Google plants $100 million in giant wind farm
Google today said that it will invest about $100 million in the very large Shepherd's Flat wind project in Oregon, its second direct investment in renewable energy in two weeks.
Shepherds Flat is projected to be the largest wind farm in the world, able to generate 845 megawatts and supply enough energy for 235,000 average U.S. homes when it is online next year. GE Energy Financial Services and Caithness Energy are existing owners of the project near Arlington, Ore., which will take up about 30 square miles.
Last week, Google said it invested $186 million in the Ivanpah solar power plant project now under construction, which is its largest stake in a renewable-energy venture. The company is investing in renewable energy, either directly in projects or by betting on green-technology start-ups, to earn a return on its money and help expand renewable energy, said Rick Needham, the director of green business operations at Google.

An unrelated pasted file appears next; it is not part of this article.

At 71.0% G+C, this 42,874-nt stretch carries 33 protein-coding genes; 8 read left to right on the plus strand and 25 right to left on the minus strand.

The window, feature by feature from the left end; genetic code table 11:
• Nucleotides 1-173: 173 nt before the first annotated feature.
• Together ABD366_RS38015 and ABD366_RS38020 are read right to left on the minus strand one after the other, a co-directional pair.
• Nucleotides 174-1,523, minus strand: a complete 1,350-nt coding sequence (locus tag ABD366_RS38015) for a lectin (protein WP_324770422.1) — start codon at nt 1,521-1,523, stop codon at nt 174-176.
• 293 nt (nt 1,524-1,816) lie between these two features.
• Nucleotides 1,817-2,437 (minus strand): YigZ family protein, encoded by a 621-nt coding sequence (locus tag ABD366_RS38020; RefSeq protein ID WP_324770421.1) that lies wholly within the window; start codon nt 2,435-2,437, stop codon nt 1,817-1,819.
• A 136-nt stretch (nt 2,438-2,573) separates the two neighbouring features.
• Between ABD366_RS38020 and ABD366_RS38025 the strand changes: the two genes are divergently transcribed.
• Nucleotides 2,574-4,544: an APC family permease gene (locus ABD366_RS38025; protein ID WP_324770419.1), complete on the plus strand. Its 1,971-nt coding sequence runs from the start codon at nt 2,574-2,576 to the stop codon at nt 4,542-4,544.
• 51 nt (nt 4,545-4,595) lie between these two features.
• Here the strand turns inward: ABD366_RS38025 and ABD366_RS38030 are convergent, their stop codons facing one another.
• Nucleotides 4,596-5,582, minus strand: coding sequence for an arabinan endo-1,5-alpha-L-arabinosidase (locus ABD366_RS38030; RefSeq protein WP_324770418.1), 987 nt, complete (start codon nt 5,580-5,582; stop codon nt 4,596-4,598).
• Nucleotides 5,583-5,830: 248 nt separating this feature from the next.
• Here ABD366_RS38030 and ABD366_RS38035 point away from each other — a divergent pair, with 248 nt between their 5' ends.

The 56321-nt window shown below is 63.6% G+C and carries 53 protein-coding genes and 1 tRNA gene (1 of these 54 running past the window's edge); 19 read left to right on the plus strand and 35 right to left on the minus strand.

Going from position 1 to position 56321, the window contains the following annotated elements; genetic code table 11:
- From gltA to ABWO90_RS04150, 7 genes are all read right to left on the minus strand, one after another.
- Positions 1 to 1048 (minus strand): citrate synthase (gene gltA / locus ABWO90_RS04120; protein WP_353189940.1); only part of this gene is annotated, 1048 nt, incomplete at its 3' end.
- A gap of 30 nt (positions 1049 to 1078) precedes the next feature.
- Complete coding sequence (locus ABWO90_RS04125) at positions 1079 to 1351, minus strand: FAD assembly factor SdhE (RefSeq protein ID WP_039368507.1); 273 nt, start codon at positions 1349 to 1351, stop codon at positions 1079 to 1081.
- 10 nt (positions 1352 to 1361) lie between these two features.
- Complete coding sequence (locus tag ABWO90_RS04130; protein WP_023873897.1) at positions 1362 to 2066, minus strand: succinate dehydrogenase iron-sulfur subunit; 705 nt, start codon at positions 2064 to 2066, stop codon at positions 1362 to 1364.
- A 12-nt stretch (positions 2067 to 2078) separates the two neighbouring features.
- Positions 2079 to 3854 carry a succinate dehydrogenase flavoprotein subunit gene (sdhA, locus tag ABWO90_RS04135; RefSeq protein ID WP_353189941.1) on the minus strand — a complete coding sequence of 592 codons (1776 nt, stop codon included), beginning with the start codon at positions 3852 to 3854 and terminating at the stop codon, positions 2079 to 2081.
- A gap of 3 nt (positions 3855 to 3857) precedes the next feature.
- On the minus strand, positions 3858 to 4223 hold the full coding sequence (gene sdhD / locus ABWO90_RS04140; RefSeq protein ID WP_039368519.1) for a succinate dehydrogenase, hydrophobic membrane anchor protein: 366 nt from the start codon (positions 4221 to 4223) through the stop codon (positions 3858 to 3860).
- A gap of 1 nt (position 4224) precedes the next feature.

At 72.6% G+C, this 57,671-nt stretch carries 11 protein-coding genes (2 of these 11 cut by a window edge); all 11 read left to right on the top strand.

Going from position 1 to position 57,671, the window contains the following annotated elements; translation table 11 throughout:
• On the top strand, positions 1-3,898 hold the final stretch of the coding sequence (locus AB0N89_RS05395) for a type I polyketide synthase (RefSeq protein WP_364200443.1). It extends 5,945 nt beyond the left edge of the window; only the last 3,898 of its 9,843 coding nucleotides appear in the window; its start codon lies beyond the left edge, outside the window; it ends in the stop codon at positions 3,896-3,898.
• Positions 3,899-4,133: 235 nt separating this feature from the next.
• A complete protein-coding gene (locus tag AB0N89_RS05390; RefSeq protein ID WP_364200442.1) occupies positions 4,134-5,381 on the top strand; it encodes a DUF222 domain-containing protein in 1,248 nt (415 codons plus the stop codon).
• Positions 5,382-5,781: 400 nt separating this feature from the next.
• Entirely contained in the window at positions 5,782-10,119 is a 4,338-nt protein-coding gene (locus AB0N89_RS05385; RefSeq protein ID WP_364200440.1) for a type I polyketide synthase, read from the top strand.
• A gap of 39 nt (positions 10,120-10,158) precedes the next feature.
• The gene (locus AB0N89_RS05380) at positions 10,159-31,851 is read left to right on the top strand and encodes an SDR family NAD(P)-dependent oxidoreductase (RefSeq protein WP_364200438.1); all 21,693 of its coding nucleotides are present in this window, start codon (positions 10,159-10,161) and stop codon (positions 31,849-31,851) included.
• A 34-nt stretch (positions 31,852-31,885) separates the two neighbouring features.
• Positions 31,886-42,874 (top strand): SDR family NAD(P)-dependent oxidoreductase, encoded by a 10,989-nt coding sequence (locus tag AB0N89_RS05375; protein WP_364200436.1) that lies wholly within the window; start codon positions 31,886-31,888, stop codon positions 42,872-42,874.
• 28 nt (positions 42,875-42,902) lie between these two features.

"We're excited about helping deliver clean energy to the grid and we hope this latest investment encourages other companies to think about ways they can help accelerate the deployment of more renewable energy," he said in a company blog, adding that Google is on the "lookout" for more projects that make business sense.
The Shepherds Flat project is interesting to the technology-oriented people at Google, Needham said, because it will be the first large-scale wind farm that will use direct-drive turbinessupplied by GE. Using giant permanent magnets, these turbines can generate electricity without the typical gear box construction, a technology which promises to improve the efficiency and reliability of turbines.
To date, Google has invested $350 million in clean-energy projects. Energy developers Sumitomo and Tyr Energy, a subsidiary of Itochu, are also investing in the Shepherds Flat project along with Google, representing $500 million altogether, according to GE Financial Services.
Under a 20-year power purchase agreement, the wind farm will supply electricity to Southern California Edison. California has a mandate that requires utilities to generate one third of their energy from renewable sources by 2020, which is creating demand for renewable energy.